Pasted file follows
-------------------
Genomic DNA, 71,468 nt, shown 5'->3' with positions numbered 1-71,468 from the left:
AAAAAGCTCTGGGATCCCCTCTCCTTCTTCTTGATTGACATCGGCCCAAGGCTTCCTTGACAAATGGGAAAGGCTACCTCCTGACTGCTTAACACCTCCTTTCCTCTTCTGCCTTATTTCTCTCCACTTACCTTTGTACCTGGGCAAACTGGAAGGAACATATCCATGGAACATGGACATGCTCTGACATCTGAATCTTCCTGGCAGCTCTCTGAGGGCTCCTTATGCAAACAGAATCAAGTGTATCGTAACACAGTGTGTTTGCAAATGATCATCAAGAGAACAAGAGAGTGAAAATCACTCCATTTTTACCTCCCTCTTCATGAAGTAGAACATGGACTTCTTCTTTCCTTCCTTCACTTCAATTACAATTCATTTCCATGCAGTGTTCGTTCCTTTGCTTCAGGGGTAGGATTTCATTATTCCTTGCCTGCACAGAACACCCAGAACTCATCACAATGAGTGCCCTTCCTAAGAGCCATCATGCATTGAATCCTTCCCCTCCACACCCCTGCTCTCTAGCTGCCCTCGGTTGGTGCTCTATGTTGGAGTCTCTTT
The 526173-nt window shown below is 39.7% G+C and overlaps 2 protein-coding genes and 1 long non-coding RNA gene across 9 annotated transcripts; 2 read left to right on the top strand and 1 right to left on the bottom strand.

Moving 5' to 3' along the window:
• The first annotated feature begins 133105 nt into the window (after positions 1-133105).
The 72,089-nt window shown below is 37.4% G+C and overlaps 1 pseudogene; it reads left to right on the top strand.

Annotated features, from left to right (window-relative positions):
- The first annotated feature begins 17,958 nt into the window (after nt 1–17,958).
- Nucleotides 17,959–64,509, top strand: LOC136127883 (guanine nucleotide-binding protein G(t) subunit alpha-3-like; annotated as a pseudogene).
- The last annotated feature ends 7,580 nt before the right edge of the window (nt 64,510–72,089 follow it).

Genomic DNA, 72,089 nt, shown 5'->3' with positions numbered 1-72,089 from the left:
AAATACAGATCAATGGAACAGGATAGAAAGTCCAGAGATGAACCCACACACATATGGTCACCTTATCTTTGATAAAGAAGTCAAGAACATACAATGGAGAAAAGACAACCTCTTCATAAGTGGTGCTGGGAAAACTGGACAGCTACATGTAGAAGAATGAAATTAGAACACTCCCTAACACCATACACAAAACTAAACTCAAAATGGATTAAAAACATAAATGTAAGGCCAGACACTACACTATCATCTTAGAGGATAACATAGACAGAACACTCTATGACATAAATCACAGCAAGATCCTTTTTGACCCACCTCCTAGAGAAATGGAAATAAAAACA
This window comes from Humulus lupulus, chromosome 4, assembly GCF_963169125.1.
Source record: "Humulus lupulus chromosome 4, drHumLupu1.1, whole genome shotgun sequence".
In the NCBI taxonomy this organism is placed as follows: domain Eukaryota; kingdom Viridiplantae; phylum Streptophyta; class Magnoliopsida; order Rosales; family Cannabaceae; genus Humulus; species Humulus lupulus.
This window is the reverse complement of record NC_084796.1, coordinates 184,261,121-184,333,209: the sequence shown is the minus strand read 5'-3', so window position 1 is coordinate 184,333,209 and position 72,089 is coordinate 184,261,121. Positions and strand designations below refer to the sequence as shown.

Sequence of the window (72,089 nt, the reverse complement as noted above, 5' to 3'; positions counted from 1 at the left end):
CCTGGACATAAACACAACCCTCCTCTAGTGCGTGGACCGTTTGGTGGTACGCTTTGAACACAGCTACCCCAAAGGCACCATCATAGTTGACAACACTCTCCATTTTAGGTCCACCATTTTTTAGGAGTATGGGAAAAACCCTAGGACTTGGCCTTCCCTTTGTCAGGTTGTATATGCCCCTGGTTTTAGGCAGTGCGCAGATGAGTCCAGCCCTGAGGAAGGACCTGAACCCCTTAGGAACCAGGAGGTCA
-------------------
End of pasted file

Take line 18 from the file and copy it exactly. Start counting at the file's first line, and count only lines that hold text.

CCTGGACATAAACACAACCCTCCTCTAGTGCGTGGACCGTTTGGTGGTACGCTTTGAACACAGCTACCCCAAAGGCACCATCATAGTTGACAACACTCTCCATTTTAGGTCCACCATTTTTTAGGAGTATGGGAAAAACCCTAGGACTTGGCCTTCCCTTTGTCAGGTTGTATATGCCCCTGGTTTTAGGCAGTGCGCAGATGAGTCCAGCCCTGAGGAAGGACCTGAACCCCTTAGGAACCAGGAGGTCA